Here are Writing Commons, we offer you the possibility to reach a broad audience. Last month we shared with you a note from Jenna Pack, a doctoral student at the University of Arizona, whose essay on using the first-person has now reached over 40,000 users. Below is a list of some of the more popular webtexts at Writing Commons.
Call for Papers for Technical Communication
Writing Commons is looking to expand and populate its Professional and Technical Writing resources for students. We are looking for contributions that highlight the “best practices” for writers in a given field or area of expertise. While the CFP focuses on the best practices for composing traditional genres in the field (e.g., memos, posters, instructions, manuals), Writing Commons is always open to considering contributions that shed light onto the more complex technologies and spaces technical communicators engage with and occupy respectively, while still being grounded enough and content-appropriate for lower- or upper-level undergraduate classes in the field. The site affords authors the opportunity to integrate videos, images, audio clips, HTML embedding, and/or social media sharing into their work. Here is just one example of the types of articles Writing Commons seeks.
Dan Richards (dprichar@odu), Editor, Technical Communications
Invitation to Participate: Use My Reviewers for free during the Spring 2014 Semester
At the University of South Florida, we have been working on developing new social tools to improve the process of giving feedback on student papers, conducting peer reviews, and assessing writing programs.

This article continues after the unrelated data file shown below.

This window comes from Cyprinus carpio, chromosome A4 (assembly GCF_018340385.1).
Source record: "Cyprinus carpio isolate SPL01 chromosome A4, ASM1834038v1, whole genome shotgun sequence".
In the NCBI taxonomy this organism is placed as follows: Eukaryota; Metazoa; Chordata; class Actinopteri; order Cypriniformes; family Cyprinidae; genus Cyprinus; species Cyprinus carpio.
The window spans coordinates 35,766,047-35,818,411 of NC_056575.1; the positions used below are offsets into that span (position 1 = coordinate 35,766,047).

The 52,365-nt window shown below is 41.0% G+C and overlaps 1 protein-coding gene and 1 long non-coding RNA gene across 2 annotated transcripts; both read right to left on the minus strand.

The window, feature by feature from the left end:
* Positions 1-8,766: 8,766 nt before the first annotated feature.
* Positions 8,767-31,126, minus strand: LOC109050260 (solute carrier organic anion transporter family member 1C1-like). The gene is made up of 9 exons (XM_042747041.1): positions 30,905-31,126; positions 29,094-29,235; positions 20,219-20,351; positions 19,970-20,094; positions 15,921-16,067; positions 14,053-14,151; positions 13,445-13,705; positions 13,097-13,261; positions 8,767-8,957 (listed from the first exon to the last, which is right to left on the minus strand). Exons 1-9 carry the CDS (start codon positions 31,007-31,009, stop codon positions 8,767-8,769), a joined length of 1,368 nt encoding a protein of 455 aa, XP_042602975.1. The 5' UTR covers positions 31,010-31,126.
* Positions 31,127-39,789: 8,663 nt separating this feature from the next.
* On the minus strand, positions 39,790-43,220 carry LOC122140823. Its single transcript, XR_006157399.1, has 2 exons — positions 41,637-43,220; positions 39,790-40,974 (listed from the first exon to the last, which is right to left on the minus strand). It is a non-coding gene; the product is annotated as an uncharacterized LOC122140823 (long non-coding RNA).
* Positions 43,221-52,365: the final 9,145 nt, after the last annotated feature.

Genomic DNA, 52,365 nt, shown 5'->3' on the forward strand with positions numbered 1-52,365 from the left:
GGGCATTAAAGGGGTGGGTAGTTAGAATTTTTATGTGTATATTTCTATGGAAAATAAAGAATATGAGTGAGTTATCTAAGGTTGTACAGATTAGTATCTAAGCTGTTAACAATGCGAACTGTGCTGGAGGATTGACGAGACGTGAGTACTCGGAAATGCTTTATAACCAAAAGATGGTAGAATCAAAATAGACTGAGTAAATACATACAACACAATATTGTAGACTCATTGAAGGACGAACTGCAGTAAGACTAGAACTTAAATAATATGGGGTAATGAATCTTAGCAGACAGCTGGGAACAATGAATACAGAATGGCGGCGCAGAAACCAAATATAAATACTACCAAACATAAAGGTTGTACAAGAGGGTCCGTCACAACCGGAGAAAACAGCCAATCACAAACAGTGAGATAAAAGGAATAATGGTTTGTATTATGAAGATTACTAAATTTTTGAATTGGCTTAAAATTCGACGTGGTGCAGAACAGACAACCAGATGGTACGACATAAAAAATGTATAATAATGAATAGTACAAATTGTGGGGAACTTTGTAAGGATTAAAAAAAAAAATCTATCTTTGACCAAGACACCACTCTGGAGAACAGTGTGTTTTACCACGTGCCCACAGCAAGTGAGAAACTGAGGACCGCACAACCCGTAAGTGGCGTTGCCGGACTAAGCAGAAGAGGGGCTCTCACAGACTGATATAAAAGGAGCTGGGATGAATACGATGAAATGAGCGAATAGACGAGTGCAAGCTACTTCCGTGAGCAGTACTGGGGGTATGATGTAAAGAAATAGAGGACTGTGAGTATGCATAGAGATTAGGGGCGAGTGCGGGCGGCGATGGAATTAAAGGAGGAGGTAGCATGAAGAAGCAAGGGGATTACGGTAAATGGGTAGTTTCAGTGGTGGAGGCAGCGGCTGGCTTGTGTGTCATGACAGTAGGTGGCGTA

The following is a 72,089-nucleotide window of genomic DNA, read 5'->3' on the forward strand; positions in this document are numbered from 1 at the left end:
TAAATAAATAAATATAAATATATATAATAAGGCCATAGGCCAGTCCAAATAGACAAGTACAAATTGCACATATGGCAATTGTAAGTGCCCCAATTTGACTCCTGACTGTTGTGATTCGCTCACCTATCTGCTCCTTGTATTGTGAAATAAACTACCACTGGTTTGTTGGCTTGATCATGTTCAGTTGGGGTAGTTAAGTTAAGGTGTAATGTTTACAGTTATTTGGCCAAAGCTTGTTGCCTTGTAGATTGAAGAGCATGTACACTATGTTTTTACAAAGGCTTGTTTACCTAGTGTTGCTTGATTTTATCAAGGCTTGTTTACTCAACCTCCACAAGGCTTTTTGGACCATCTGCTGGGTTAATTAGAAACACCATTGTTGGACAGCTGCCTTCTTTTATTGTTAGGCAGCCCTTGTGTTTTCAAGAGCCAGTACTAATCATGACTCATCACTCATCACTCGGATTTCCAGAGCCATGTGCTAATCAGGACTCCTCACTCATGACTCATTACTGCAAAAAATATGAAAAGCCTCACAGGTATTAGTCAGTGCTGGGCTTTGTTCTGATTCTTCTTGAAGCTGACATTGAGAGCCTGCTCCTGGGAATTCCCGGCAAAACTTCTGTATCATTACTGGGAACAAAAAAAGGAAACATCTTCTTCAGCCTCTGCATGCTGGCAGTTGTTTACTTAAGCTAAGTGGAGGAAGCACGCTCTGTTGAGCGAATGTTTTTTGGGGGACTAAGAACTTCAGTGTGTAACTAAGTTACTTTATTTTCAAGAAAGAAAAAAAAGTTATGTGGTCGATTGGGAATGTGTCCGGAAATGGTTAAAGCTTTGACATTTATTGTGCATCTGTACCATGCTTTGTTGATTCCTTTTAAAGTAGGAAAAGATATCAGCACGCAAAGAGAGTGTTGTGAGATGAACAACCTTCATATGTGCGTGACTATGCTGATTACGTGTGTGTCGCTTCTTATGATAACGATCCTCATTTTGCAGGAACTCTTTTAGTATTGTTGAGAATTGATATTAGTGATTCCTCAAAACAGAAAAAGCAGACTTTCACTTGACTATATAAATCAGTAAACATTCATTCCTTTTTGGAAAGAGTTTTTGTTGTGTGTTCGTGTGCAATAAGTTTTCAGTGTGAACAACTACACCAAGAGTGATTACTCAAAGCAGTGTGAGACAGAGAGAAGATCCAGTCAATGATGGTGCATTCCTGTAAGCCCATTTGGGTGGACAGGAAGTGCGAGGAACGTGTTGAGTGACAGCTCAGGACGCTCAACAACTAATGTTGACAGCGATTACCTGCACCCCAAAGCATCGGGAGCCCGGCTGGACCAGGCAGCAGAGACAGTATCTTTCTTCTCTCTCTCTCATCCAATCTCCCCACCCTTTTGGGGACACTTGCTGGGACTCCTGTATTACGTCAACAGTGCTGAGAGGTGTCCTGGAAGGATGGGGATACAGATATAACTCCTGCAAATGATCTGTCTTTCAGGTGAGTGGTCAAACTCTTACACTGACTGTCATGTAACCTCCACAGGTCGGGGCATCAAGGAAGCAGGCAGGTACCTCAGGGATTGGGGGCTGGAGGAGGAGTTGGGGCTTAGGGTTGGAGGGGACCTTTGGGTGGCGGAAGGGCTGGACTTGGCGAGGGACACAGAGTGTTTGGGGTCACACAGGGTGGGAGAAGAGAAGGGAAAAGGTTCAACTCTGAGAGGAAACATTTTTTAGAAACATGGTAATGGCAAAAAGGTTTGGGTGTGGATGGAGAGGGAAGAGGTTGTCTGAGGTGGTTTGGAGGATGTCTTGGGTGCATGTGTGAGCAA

Since 2009, approximately 300 teachers and 20,000 students have assessed approximately 160,000 essays. Last semester, Malmö University (Sweden) was the first university beyond USF to pilot the software. Currently, in addition to Malmö, students from UPENN, the University of Arizona, and a half-dozen other institutions are piloting the software.
We have also conducted a variety of research studies regarding ways My Reviewers can enable instructors and administrators to make real-time, evidence-based curriculum changes, to mentor new instructors, to coordinate a variety of distributed assessment approaches, and to prepare accreditation reports
To learn more about My Reviewers or to pilot the tool, see: http://myreviewers.com.
Visit us at our Facebook page. View newsfeeds regarding Writing Commons and updates about open education.
Don't forget to connect with Writing Commons on Twitter using @writingcommons and #writingcommons. Writing Commons' tweets consist of answers to students' most common writing questions, such as "What's a paragraph supposed to have?" and "What's Rogerian argument?" Each tweet is hyperlinked to our Writing Commons blog where Writing Commons staff members provide succinct, accessible answers and helpful examples.